The directive will also allow businesses to “bring an action against persons dealing in infringing goods even if those persons do not know that an unlawful use of a trade secret was made,” Evans said.
According to the directive, “to qualify as infringing goods, the goods themselves do not need to disclose the trade secret, it is sufficient for example that the goods’ characteristics or functioning significantly benefit from the trade secret,” Evans said, concluding that “this is a valuable weapon in stopping third parties from benefitting from parties’ valuable trade secrets.”
One area of the directive that “was controversial to some parties is the lack of protection for businesses from whistleblowers,” Whincup said. The directive “will not extend to employees who chose to disclose a trade secret where the use or disclosure of the trade secret was carried out ‘for revealing a misconduct, wrongdoing or illegal activity, provided that the [employee] acted for the purpose of protecting the general public interest.’”
“What is important in terms of public interest is subjective and can vary from person to person,” Whincup warned. “Consequently, it is difficult to prove bad faith in the discloser’s purpose.”
“Member states and their business communities may feel that the directive could have offered increased protection to business here by clarifying the public interest requirement, at least by the requirement that the belief that the disclosure would serve the public interest was reasonable,” Whincup said, although “fears over how this affects the sanctity of employers' information may be somewhat mitigated” by the fact that protection for whistleblowers “is seemingly limited to where there has been proven wrongdoing or misconduct as opposed to where the discloser merely believes there to be.”
“That said, it seems likely that transposition into the domestic law of member states will not limit its effect in this way,” Whincup said, “and that they will allow also the purpose of preventing likely wrong doing.”
Another area “where confusion remains” is around “employees who move on from their current job,” Whincup said. “In their new role, these employees will not be prevented from using ‘experience and skills honestly acquired in the normal course of their employment’ in their old one. Just as ‘in the public interest’ may be an ambiguous phrase, ‘honestly acquired’ may also be hard to define during litigation.”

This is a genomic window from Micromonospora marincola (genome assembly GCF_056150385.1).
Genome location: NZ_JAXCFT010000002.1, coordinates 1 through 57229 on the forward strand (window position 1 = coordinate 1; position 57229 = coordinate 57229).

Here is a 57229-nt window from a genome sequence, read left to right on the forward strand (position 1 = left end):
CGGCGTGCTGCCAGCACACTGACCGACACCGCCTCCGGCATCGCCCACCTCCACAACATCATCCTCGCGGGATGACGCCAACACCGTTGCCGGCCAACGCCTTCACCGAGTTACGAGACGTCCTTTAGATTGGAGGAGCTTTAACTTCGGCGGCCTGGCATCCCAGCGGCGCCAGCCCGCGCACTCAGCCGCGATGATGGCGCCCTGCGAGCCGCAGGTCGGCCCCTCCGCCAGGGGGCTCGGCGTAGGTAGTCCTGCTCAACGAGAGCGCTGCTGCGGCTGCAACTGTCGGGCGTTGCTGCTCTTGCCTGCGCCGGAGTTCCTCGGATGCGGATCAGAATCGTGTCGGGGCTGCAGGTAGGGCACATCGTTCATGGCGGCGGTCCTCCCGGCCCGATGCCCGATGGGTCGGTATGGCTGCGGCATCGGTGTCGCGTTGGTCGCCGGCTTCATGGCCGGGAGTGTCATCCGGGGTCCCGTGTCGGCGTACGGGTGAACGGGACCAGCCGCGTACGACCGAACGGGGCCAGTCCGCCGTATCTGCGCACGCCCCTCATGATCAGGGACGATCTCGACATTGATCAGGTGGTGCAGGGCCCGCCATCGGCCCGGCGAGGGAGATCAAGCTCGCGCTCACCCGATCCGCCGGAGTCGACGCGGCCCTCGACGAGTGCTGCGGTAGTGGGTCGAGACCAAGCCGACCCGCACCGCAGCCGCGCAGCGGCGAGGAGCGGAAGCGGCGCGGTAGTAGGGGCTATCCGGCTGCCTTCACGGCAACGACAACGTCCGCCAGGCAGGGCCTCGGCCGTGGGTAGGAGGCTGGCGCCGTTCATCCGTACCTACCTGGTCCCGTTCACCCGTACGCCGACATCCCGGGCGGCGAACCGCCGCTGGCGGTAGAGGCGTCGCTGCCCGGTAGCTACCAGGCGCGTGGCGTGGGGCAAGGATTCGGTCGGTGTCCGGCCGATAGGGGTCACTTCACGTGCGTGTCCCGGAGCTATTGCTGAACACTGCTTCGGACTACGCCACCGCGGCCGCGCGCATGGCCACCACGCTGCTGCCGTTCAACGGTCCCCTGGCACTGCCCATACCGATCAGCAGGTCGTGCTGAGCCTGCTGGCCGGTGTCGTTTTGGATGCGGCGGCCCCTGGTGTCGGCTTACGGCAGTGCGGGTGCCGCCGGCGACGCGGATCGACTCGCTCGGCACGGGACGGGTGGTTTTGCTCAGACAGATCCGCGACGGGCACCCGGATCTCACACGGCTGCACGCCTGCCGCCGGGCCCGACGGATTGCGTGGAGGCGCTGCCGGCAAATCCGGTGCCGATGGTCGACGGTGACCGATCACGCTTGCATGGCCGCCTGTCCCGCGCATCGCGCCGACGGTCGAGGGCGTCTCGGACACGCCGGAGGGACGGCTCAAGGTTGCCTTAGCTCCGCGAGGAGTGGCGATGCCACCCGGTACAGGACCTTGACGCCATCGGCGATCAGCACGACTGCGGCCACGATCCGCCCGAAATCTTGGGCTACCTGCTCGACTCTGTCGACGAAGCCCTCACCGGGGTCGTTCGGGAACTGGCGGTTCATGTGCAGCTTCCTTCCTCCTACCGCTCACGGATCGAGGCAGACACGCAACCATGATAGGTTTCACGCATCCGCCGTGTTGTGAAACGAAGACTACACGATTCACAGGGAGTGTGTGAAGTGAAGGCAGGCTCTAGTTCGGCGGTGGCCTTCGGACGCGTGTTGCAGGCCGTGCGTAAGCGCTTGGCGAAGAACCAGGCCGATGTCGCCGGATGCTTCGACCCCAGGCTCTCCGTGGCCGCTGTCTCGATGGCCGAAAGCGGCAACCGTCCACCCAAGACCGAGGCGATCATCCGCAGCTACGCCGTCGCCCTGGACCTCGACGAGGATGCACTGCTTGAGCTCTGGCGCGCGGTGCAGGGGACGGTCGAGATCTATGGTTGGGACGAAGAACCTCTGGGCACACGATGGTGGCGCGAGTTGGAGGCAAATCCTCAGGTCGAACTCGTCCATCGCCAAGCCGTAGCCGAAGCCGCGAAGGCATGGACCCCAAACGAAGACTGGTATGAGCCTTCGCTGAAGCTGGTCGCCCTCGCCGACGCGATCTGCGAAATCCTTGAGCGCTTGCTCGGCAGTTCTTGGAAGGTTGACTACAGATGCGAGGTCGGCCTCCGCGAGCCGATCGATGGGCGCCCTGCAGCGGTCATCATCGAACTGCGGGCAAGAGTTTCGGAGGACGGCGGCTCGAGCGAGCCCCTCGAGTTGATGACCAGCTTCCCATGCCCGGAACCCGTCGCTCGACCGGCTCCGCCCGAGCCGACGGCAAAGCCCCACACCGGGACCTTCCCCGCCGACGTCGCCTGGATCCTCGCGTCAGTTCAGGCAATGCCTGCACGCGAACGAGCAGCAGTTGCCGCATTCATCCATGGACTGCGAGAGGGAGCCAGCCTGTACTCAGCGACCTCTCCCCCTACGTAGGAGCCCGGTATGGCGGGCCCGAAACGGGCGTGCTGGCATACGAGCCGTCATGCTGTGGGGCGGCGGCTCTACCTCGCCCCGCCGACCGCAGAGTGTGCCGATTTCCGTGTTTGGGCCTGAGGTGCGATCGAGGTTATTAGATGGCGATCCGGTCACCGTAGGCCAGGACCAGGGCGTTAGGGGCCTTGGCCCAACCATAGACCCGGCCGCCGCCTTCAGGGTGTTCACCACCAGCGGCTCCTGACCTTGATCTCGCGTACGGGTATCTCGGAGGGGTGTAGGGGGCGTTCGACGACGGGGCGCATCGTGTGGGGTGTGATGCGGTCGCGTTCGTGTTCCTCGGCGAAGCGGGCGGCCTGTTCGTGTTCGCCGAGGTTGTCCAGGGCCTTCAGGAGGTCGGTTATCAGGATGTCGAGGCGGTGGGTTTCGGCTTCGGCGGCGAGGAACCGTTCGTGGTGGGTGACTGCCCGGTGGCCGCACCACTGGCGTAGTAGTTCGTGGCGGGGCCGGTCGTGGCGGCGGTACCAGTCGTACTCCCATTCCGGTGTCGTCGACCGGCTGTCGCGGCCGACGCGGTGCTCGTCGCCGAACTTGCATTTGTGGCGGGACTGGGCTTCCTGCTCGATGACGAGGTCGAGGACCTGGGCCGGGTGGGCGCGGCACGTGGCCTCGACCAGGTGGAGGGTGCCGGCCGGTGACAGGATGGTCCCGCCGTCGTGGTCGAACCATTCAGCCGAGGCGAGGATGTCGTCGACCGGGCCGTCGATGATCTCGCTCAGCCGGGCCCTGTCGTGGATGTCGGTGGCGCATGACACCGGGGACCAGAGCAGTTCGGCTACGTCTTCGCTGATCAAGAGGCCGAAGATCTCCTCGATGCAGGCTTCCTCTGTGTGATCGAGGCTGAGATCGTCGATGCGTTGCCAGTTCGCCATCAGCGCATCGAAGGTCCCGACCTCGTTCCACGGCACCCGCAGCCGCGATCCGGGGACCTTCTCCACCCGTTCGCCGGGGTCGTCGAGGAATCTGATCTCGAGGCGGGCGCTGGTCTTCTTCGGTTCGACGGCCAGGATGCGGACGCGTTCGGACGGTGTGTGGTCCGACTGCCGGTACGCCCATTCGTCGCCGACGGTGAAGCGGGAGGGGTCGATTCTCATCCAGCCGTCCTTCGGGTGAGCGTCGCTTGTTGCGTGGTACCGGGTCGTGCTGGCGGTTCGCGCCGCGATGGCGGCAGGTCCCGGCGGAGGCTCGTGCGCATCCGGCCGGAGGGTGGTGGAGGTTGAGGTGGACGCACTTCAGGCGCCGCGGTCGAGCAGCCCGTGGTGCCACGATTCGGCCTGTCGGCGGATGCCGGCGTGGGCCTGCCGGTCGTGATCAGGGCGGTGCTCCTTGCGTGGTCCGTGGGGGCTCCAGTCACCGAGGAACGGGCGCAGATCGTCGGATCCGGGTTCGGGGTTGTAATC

“Although some member states may consider this a controversial element of the draft,” Whincup said that “it is not insurmountable.”
“As long as ‘experience and skills’ is not extended to cover knowledge and information,” Whincup said, “this does little more than reflect the current position in the U.K. in relation to later use of tricks of the trade as opposed to confidential information.”
According to Brussels-based research group Corporate Europe Observatory, however, the definition of trade secrets is “so huge” that a lot of information learned by employees in their jobs would qualify.
“This means that if they want to change jobs and use in their new job knowledge and information that their former employer considers is a trade secret, it might sue them during up to six years after they've left,” CEO said in a March 30 open letter. “This would be very bad for workers' mobility and, as a consequence, innovation, which thrives on mixing ideas and experiences.”
To contact the reporter on this story: Ali Qassim in London at firstname.lastname@example.org
To contact the editor responsible for this story: Rick Vollmar at email@example.com
For more information on European Union HR law and regulation, see the European Union primer.